She goes back to the kitchen, unloads the dishwasher, puts in her lunch dishes, and fills the sink with hot water to soak the disassembled strainer. It needs to be sterilized before she starts her next round, but she’ll do that just before she starts the next batch. Some seeds are still stuck in the openings of the bottom plate. She’ll probably have to use a mending needle on those afterwards.

She goes back to her computer, touches the mouse and sees that Anonymous has continued without her.

And would you say you can support yourself economically doing that?

She feels flushed. If she continues this conversation, she’ll get angry. She writes Don’t you worry about that, thinking about the 537 dollars she made last month, down from 723 the month before. She adds a smiley.

She really needs to get back to the rest of the tomatoes. But she’s distracted by Anonymous and wonders what triggers someone to write comments like that. A personal crisis? Loneliness? Boredom? Low blood-sugar?

She feels the pain in her right shoulder coming on. The vegetable strainer sometimes does that to her. She decides to go upstairs, do a few yoga stretches on the bedroom floor before returning to her chores. The mat smells of old sweat. She lies down, thinking of what poses would help against the pain. But nothing comes to mind so she just stays there, completely still.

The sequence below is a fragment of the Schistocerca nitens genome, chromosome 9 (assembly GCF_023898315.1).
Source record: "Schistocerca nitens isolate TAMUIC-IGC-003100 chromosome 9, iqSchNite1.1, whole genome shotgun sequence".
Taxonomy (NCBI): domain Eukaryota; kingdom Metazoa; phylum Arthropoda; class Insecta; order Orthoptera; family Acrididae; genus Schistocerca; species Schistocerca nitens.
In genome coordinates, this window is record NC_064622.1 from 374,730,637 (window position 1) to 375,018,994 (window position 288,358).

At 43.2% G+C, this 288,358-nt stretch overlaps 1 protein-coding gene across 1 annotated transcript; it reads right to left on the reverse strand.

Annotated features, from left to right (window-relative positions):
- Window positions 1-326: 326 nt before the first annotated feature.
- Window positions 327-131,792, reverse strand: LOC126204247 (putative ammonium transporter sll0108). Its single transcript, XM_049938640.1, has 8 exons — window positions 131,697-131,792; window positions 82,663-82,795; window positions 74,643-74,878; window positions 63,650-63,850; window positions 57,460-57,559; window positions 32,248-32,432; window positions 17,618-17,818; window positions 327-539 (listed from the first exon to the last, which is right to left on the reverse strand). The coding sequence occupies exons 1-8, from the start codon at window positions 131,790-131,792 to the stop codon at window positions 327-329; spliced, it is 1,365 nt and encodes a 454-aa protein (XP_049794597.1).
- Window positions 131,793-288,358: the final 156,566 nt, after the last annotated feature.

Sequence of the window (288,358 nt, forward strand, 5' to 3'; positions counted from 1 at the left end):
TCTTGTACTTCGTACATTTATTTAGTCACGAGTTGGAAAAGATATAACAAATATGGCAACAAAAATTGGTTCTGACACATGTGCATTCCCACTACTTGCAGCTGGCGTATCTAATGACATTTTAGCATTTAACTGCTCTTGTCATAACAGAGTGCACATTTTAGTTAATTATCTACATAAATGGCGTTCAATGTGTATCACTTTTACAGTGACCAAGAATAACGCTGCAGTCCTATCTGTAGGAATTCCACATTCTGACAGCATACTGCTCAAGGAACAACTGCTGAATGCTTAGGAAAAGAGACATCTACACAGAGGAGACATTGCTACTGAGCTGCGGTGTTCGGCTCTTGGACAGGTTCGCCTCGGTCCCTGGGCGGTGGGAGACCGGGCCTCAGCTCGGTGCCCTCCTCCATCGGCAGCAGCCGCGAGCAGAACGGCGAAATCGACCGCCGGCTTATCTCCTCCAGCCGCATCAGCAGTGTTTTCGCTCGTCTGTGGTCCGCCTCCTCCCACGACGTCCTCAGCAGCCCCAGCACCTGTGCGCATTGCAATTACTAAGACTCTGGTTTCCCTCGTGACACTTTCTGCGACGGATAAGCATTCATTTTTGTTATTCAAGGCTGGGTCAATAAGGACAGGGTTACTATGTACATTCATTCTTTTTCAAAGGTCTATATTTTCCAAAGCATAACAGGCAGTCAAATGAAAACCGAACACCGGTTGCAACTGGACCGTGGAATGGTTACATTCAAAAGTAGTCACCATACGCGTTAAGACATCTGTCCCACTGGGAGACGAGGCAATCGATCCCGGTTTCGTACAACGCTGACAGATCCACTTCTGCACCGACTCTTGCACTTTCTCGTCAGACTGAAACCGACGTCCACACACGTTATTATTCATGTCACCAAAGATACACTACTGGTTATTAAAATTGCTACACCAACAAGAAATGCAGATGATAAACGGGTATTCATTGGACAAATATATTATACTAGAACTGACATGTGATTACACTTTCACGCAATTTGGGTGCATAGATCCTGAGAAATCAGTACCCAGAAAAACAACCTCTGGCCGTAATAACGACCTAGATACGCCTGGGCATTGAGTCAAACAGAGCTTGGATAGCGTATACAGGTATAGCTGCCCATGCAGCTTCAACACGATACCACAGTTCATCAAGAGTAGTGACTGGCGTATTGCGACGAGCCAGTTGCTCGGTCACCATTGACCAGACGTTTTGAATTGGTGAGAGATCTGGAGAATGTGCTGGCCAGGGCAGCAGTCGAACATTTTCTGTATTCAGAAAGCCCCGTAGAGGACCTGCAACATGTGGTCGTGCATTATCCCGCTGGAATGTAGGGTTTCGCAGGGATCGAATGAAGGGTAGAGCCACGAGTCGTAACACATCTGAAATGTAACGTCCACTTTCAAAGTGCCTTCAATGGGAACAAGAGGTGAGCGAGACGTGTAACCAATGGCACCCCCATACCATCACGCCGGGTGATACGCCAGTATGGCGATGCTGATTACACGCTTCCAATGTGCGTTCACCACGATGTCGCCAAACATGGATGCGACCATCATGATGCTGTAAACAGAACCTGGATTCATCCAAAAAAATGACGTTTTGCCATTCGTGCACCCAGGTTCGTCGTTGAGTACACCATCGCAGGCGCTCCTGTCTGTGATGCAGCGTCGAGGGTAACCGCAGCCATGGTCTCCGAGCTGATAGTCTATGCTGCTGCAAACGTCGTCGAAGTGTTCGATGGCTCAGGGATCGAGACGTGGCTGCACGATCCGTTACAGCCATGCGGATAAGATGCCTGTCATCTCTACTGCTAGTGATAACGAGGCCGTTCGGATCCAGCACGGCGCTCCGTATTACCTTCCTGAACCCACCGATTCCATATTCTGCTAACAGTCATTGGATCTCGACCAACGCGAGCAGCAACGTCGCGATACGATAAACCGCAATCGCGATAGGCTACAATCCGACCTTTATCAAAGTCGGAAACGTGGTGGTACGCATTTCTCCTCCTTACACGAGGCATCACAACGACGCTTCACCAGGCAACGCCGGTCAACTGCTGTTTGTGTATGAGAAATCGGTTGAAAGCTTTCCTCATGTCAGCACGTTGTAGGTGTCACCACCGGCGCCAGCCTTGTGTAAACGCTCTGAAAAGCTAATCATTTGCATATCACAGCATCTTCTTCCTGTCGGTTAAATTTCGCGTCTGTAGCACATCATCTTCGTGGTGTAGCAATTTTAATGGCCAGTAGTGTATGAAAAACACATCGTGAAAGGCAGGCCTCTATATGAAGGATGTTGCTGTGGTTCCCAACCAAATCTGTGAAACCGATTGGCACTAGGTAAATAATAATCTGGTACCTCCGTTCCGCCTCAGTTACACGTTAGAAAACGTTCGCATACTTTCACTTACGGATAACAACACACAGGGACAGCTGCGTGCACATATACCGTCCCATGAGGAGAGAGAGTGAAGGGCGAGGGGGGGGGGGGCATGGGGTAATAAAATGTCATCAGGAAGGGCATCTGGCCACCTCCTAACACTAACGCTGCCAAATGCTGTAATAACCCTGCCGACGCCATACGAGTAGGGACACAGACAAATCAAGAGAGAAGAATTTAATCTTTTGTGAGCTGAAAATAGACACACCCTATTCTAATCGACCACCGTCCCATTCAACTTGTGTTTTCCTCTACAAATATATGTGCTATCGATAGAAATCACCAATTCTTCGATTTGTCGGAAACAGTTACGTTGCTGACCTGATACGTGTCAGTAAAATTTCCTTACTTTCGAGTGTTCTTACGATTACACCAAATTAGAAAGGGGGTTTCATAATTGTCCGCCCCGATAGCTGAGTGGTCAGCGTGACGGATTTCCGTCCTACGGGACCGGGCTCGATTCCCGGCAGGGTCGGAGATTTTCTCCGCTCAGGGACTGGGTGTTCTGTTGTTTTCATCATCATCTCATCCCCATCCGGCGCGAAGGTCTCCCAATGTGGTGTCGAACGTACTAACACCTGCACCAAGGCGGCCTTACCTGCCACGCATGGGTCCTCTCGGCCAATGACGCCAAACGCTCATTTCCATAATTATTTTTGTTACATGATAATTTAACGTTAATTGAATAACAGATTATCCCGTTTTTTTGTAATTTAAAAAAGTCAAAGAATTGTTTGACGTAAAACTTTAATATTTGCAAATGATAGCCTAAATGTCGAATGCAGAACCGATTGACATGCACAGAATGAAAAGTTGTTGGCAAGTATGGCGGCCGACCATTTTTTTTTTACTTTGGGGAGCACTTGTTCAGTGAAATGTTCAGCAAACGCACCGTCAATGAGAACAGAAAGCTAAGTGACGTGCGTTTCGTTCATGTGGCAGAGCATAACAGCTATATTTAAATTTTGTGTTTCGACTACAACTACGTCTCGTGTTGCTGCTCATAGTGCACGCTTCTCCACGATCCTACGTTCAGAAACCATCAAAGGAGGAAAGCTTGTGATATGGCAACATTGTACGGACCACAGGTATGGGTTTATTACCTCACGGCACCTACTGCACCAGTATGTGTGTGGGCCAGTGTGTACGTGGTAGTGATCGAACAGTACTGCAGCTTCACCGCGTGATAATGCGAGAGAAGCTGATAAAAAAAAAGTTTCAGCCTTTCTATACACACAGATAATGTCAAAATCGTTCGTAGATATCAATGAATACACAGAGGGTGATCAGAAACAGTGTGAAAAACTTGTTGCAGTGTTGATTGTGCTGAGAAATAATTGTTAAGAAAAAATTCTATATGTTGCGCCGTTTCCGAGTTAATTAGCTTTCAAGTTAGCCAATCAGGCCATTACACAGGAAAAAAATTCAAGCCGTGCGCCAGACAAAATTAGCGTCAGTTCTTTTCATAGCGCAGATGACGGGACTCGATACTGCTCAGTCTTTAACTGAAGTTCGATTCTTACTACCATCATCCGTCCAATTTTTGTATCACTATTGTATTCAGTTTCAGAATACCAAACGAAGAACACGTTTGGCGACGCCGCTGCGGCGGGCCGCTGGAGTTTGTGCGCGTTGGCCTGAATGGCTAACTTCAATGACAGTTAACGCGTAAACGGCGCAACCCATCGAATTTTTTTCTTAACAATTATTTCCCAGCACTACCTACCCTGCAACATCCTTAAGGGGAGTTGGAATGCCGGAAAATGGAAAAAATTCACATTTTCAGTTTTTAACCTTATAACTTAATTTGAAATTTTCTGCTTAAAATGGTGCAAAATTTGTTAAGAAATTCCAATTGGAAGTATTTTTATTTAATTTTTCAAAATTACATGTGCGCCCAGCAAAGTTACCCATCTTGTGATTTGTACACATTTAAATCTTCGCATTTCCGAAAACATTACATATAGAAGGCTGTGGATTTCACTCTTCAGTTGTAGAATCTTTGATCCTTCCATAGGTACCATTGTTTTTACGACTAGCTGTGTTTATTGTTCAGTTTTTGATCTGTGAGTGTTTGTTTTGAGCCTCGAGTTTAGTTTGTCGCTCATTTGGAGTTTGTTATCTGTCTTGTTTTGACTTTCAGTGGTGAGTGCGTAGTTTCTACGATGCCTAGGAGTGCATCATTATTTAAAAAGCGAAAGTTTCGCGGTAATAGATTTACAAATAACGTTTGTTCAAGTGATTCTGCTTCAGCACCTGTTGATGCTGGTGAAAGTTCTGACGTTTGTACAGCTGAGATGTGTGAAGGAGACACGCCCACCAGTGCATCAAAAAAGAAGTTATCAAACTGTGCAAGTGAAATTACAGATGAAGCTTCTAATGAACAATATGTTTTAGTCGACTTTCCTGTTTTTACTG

The scent reminds her of high school, and soon one thought links to the next and she is back at last year’s reunion, and Annette. Instantly she knows that’s who Anonymous reminds her of. Annette, whom she saw again for the first time in twenty-one years at that party, her best friend in high school, roommate in university. Not even three years of fighting over whose turn it was to do the dishes, or whose hair was clogging the shower drain, had broken their bond. But then Rebecca moved to Toronto to be with David, and Annette took a job in Paris to get away from Phil and what had kept them together evaporated.